Eight Trends Driving the Social Impact Investment Boom
The impact investing sector is the fastest growing alternative investment market today. Yet it still remains a mystery to many of the leading advisors and accountants in the investment industry.
The growth is stunning. In just the next year, the impact investor sector is expected to double to $500 billion in assets under management. What’s more remarkable is that amount is roughly double the $228 billion in 2018, and that was roughly double the $114 billion in 2017. The field of impact investing is one of the fastest growing areas in the investment scene.
Impact investing, unlike traditional investing, measures not only your (monetary) return on investment (ROI), but also the positive impact on society, with the social impact often taking priority over the financial return. I often tell my impact clients that they may be able to get a 10 to 15% (monetary) return, and the additional 20% they might expect in a risky venture capital deal will come in stories of positive societal change.
And this may give you some further insight into what is driving this growth.
Based on our Nonprofit & Social Sector practice and my conversations with clients and involvement in such ventures over the last decade, I would suggest there are eight trends to watch.
1. Millennials are inheriting their family’s income.
This generational shift of an estimated $30 trillion dollars is the largest in the history of the world. Many of these inheritors are not interested in their parents’ style of philanthropy or, for that matter, their parents’ means of making money. These optimists want to measure impact and return. Recently, one of America’s larger philanthropic families spoke with our team to help them through a challenge. The inheritor insisted that the entire foundation transition to impact investments. That meant that hundreds of millions of dollars would need to be moved into the social impact movement. The family needed help on both strategy and accounting. So it is not unusual to see fund managers, many very prominent and with the big investment houses, starting up impact funds. This is simply because their clients are demanding it. Marcum’s Nonprofit and Social Sector Group, anticipated this trend when we began to incubate, house, and support the first college-centric social impact program back in 2010, which today is known as Social Impact 360. Additionally, a group known as Nexus, with over 5,000 members from 70 countries, works to unite the next generation of philanthropists, impact investors and social entrepreneurs to bring about some of the most promising global solutions of their generation.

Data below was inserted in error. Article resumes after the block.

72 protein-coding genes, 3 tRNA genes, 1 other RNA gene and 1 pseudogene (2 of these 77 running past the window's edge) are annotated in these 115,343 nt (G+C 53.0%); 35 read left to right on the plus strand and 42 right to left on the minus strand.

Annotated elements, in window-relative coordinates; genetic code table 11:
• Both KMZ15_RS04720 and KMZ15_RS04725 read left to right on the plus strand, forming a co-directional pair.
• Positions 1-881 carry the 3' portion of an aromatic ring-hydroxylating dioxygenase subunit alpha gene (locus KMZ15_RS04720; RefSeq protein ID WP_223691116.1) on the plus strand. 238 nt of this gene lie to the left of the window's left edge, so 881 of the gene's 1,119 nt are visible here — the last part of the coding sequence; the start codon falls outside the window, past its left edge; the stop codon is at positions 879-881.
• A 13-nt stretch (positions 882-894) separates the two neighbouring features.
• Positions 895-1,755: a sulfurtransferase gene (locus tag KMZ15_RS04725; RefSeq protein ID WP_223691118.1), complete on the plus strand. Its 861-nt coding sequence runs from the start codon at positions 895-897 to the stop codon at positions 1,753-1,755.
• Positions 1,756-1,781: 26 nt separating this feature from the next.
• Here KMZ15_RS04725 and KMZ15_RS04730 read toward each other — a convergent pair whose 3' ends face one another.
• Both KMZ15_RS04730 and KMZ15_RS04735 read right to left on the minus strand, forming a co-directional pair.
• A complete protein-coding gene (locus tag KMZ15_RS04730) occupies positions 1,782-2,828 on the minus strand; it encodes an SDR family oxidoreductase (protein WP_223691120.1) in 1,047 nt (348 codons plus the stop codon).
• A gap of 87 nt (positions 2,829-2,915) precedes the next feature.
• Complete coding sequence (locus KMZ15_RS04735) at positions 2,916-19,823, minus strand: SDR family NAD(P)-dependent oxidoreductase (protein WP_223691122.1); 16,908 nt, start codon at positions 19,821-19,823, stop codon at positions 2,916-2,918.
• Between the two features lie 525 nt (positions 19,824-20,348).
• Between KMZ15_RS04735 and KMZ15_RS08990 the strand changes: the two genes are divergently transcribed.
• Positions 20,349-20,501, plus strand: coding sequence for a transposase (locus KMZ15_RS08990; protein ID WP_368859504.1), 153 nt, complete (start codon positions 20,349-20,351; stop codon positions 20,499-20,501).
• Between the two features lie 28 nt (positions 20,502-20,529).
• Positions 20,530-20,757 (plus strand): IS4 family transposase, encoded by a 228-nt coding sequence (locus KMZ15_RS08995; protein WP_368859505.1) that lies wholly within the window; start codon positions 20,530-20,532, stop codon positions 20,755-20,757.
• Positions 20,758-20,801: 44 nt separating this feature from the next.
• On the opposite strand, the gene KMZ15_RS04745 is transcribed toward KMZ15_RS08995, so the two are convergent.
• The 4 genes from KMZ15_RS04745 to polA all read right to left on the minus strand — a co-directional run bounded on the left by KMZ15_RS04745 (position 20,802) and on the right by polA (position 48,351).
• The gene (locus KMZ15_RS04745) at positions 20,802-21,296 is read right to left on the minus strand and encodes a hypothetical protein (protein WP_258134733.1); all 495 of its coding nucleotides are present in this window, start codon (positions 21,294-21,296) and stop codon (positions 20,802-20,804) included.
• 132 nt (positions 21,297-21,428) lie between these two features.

2. Return Rates are improving.
Early on, most impact investors I worked with had a philanthropic mindset. They were surprised when they saw a return and often would offer to simply put it back into the social venture. But lately we are seeing returns moving up from 8% to as high as 18%. As returns improve, hesitant money managers feel more comfortable recommending consideration of investment opportunities in the space. My philanthropic side hopes that, for many serious investors, their initiation to impact investing becomes the gateway to true philanthropy.
3. New issues are emerging.
An example would be climate change, which less than a decade ago was not nearly in the forefront of our social debates. If we understand that it is not just simply economic need that can drive markets but that social needs can and do as well, issues such as climate change can be and are being addressed through impact investing. And solutions can result in profits. In fact, GINN-Global Impact Investing Network reported that 72% of those surveyed were focused on climate change. Our team regularly attends the “Breakthrough Institute” funded in part by the Pritzker family, with an entire focus on energy and climate change strategies.
4. Opportunity Zones passed in the Tax Cuts & Jobs Act of 2017 allow for capital gains to be avoided if funds are put into designated zones.